Proteins are the building blocks of life. Every cell in the human body contains protein. The basic structure of protein is a chain of amino acids. You need protein in your diet to help your body repair cells and make new ones. Protein is also important for growth and development in children, teens, and pregnant women. Amino acids are found in animal sources such as meats, milk, fish, and eggs. They are also found in plant sources such as soy, beans, legumes, nut butters, and some grains (such as wheat germ and quinoa). You do not need to eat animal products to get all the protein you need in your diet.
"Researchers of the study found that women whose daily calorie intake consisted of 6.5 percent of vegetable protein lowered their risk of experiencing early menopause by 16 percent, compared to women whose daily intake of vegetable protein amounted to only four percent of calories."
Read more: http://www.naturalnews.com/2017-07-02-plant-protein-found-to-reduce-reproductive-health-problems-in-women.html
5 Awesome Grains to Replace Rice
May 23, 2017 08:44 AM
Nobody can contend against quinoa, not once they read the dietary name on the bundle. Quinoa is, by a wide margin, the most advantageous of the grains. It's additionally ridiculous costly. Try not to stress, it doesn't taste as freaky as it sounds, You'll no doubt discover it in the Middle East or the Mediterranean. Grain is a standout amongst the most one of a kind of the grains to supplant rice. It's chewier than alternate grains, which gives it a consistency practically like pasta.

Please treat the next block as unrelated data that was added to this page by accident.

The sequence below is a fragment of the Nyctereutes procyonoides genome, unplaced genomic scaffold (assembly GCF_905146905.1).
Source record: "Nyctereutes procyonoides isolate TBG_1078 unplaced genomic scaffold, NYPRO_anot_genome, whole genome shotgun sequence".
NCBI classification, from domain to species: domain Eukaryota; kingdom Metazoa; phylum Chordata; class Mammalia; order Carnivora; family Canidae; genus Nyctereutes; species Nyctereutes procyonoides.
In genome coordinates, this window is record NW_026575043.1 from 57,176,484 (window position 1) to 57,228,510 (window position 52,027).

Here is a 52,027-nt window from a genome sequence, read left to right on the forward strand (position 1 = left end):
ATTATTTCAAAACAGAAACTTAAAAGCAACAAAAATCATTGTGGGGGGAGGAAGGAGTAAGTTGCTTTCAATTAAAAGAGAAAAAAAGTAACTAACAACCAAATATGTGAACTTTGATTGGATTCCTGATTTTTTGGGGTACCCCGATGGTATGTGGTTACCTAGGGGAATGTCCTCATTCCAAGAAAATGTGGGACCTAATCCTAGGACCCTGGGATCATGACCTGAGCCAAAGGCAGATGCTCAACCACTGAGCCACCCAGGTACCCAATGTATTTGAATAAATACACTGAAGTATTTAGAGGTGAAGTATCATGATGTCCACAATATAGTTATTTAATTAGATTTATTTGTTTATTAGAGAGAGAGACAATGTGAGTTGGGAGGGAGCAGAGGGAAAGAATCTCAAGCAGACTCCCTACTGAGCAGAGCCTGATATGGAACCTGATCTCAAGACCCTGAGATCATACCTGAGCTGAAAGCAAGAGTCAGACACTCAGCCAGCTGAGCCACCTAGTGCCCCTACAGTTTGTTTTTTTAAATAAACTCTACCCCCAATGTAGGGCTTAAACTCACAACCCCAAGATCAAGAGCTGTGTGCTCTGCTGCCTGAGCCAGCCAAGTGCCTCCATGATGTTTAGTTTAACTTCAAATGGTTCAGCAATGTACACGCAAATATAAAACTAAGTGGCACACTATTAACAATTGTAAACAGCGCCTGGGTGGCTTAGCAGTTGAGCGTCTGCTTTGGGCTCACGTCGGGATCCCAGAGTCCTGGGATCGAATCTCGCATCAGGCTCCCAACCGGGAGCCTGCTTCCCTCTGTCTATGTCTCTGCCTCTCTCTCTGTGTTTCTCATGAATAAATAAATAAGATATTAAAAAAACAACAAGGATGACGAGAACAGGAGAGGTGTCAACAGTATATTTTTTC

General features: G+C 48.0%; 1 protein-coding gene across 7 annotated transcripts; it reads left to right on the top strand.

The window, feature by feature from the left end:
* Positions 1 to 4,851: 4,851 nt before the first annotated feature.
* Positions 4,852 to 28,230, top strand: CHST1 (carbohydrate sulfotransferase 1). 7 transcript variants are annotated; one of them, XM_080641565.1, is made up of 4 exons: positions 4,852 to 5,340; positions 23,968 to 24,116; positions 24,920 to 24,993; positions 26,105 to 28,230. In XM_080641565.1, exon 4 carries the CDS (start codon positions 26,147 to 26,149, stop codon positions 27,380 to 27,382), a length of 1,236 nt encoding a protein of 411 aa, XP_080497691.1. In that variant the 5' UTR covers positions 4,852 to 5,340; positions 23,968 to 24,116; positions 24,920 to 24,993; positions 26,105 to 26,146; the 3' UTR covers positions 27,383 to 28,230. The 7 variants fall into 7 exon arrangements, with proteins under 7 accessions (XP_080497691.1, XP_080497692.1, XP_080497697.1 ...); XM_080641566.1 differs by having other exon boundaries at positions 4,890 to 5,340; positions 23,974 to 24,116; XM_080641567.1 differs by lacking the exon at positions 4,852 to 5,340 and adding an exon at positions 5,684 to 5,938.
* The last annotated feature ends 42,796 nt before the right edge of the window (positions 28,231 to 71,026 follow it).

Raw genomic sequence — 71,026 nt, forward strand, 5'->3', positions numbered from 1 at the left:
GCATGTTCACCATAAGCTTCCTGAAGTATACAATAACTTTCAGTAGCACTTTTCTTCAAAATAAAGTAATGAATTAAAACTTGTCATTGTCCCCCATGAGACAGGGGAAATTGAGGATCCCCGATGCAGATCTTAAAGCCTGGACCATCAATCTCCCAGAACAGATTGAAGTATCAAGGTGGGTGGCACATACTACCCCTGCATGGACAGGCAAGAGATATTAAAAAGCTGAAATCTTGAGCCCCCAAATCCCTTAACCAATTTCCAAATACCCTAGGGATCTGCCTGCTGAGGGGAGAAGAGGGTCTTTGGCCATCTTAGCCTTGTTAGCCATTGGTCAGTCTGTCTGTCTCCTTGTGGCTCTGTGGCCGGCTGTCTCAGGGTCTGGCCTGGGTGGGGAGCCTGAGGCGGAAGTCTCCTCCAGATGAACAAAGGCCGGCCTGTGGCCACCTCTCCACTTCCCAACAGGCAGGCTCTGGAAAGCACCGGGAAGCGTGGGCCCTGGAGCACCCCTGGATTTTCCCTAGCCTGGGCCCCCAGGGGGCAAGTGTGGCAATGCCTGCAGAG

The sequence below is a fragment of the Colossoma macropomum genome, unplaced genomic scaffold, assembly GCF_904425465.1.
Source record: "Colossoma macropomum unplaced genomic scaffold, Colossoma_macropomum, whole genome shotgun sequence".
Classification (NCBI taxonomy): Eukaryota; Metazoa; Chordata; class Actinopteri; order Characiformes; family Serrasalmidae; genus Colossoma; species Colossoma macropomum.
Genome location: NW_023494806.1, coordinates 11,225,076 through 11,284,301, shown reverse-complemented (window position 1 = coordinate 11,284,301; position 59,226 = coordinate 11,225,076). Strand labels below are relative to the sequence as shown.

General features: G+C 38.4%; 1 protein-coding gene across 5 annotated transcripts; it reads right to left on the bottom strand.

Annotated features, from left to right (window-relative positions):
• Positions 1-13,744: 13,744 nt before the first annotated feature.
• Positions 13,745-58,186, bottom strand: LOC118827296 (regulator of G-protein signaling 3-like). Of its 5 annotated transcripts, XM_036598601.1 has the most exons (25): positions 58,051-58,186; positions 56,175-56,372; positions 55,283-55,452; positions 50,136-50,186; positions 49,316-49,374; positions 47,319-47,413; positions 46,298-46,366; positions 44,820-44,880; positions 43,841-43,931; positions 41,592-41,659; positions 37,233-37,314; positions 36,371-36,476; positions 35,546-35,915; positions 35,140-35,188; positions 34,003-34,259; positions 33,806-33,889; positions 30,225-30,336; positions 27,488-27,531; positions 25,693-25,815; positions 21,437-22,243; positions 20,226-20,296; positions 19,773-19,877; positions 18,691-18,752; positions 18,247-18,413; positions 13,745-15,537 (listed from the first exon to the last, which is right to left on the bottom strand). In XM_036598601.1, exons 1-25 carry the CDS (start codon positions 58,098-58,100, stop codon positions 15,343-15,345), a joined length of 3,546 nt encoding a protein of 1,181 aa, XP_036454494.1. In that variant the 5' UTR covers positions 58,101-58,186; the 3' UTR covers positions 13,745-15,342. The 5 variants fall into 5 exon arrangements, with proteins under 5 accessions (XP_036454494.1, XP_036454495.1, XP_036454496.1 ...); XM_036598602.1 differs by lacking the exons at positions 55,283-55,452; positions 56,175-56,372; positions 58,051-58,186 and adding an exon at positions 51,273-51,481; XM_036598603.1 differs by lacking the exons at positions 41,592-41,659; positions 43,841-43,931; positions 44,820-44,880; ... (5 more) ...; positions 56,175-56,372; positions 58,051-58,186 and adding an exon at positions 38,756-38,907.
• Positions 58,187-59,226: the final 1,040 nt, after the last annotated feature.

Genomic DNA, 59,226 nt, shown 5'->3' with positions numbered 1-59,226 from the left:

"Quinoa is one of the only grains to contain all nine amino acids essential for muscle-building, making it one of the best grains for athletes and active people to eat."
Read more: http://www.weightlossforall.com/5-awesome-grains-to-replace-rice.htm
The best value super foods according to Taste
March 21, 2017 01:44 PM
Ten nutrient-dense foods were presented in the article, along with their associated health benefits. Each item included on the list is purported to be part of a nutritious diet offering multiple benefits, including everything from being high-fiber, vitamin or mineral to acting as an anti-inflammatory agent or promoting cardio-vascular health. Plant-based foods included on the list were quinoa, chia, watercress, black beans, blackberries and almonds. Animal-based products included eggs, cottage cheese, sardines and kangaroo meat.
"the more whole foods you can get into your day the better."
Read more: http://www.news.com.au/lifestyle/health/diet/the-best-value-super-foods-according-to-taste/news-story/51e462b3e0ec3436e5993894fb351277
How to Get More Magnesium in Your Diet
March 18, 2017 11:44 AM
Consuming healthful levels of magnesium has been linked to disease prevention, reducing the risks of heart disease, diabetes, and stroke. While it is estimated that many Americans are magnesium deficient, supplementation with magnesium is discouraged without advice from a health care provider. Fortunately, a balanced diet is enough to meet the average healthy individual’s magnesium needs. Quinoa and pumpkin seeds are examples of food high in magnesium. For a more decadent dose, try a serving of a high percentage dark chocolate.
"However, digestive disorders such as Crohn’s disease or celiac disease can affect the ability to absorb magnesium, and people who have type 2 diabetes or take diuretics may lose more magnesium than normal through their urine."
Read more: https://www.yahoo.com/news/more-magnesium-diet-100011498.html
LOOK WHAT HAPPENS TO YOUR BODY AFTER CONSUMING THIS SUPER FOOD!!
March 04, 2017 10:19 AM
After consuming one amazing super food, the effect it has on your body is really amazing. The food is called Quinoa and it is amazing for you. It has a very delicious taste and offers so many different benefits. It is rich in vitamins and minerals that are great for your body.https://www.youtube.com/watch?v=CEJFA_MQHBw
"Quinoa or Quinoa is a superfood that can not be missing from your shopping list, not only for its delicious taste but also for its many health benefits."
Are Plant Proteins Complete Proteins?
March 04, 2017 07:59 AM